in front of European imperialism. On this basis financial capital began
consolidating its victory over industrial capital.

This specific alliance, in turn, made slavery in a new form the inevitable
historical consequence and this would shape the evolution of our working class
during the next stage of history.

The economics of slavery as capitalist production is absurd but had
previously inhibited the planter class from destroying their human capital in the form
of the slave (roughly 4 billion dollars at the time of the Civil War). This
mechanism - protecting their human capital, was destroyed with the freeing of
the slave. The Southern elite was reconfigured as a handmaiden of Wall Street
financial-industrial capital.

The terror and violence of the counterattack by the planters against the
blacks was the condition for condemning more whites than black to the
sharecropping system (roughly 6 million whites and about 5 million blacks). What unfolded
was a period of history for blacks and whites in the South, worse than
slavery. The counterattack evolved into a counterrevolution that stepped on the stage
of world history as the world's first fascist political revolution and the
hangman of democracy.

Between the years 1870 and 1940, the tools, the sharecropping slavery, the
poverty of the South changed very little. The invention of the cotton picker in
1940 - Lincoln's written target date, and later the development of weed
killing chemicals and general mechanization of agriculture became the economic
revolution for the social and political revolution of 1864 to stand upon.  The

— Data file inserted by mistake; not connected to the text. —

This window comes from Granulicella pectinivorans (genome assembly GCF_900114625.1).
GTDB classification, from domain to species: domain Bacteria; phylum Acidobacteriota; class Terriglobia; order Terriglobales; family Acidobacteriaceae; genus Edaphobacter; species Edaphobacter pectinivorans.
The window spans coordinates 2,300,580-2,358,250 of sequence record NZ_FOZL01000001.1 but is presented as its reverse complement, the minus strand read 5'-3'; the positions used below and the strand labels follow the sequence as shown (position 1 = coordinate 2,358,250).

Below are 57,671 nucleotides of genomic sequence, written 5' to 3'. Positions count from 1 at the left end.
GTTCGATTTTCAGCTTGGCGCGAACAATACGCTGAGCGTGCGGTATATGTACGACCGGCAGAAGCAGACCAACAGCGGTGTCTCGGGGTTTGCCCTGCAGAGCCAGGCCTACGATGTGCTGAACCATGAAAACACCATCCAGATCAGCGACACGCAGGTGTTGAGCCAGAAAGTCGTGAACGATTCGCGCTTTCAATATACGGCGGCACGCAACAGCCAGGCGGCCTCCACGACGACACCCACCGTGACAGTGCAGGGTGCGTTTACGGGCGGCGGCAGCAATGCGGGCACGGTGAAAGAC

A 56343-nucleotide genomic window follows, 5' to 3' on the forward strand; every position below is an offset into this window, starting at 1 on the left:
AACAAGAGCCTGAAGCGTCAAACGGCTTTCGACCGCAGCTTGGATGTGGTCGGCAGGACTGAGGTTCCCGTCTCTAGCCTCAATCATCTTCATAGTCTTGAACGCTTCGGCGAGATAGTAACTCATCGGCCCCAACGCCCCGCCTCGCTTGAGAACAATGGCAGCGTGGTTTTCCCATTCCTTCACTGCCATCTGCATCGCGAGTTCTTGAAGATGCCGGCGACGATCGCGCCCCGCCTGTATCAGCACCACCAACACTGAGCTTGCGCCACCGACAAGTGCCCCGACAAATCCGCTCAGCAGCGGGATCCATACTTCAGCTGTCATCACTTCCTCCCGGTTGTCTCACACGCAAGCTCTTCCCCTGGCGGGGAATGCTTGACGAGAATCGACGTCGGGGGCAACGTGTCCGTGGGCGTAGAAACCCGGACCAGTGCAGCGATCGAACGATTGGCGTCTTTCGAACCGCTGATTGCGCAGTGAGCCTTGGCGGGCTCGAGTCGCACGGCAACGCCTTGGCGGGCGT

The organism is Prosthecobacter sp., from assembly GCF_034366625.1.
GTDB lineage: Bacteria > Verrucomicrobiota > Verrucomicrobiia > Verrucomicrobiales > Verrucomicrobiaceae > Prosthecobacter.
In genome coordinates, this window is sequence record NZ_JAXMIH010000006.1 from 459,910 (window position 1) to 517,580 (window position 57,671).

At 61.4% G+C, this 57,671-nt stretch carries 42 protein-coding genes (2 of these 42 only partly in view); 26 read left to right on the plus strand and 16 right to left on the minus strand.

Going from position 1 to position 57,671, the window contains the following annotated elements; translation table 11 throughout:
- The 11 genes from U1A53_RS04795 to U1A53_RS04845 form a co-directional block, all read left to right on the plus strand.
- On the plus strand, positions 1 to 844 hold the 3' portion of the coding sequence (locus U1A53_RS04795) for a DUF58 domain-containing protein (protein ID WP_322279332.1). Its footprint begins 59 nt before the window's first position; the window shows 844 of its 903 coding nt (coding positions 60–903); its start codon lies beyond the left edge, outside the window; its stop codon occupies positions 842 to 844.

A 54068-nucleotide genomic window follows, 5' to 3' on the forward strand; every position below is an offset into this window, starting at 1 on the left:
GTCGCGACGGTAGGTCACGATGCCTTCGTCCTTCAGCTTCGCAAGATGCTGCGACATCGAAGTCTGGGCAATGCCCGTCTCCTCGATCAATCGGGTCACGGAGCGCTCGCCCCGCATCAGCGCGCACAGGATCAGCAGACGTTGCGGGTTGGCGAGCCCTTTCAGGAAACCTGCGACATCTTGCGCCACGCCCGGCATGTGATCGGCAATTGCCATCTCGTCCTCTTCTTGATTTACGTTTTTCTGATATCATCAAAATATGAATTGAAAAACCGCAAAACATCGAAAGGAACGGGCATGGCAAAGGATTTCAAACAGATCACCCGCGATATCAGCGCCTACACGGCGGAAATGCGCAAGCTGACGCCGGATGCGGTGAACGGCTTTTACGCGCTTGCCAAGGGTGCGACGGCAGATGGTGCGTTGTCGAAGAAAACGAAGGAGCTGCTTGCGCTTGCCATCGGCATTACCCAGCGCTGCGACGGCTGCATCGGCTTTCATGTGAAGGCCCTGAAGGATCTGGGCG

social revolution then moved to completion and American society was compelled to
leap to a new political basis. The death of the sharecropping slavery was
followed by and inaugurated the massive freedom movement and the outlawing of the
segregation and discrimination throughout American society.

In perhaps 1947 or 1948 an old issue of Life magazine - look it up for
yourself, outlined the economic conditions of the South and describe how very little
changed between 1870 and 1940, with one exception: the whites had social
privileges and the right to form the lynch mob. This absurdity contains more logic
than meets the eye. The old slave master - the planter class, would have
jailed and hung half the white population of the South for forming a lynch mob and
destroying its human capital.

One absurdity always breeds another and the plantation system of the South
was an absurdity in history that has no precedence. The concept of "proletarians
in chains" is an absurdity, but there has been no better way to describe what
took place as economic logic of American history for the past one-hundred and
thirty-eight years.

It has only been in the last decade that the "progressive movement," "left"
and Marxist have come to grips with the formulation above that were written
more than thirty years ago. Buying a human being to purchase his labor power is
indeed absurd and for almost 200 years has been called "the peculiar
institution" in our country. Perhaps the next generation of Marxist will describe this
absurdity with more insight.

Then again, if one measures the trajectory of the penal system and rates of
incarceration in our country, what are we going to call the proletarians behind
bars laboring for the profit system in twenty years? "Penal proletarians" or
"proletarians behind bars?"  Well, the historic proletarians in chains are
being reconfigured as "proletarians behind bars."  Yes, this is absurd but it is
taking place in front of us.

To speak of the initial formation of a communist class seems to go against
the grain but it is also taking place in front of our eyes.

One absurdity always breeds another. There is no laboratory purity in real

Melvin P.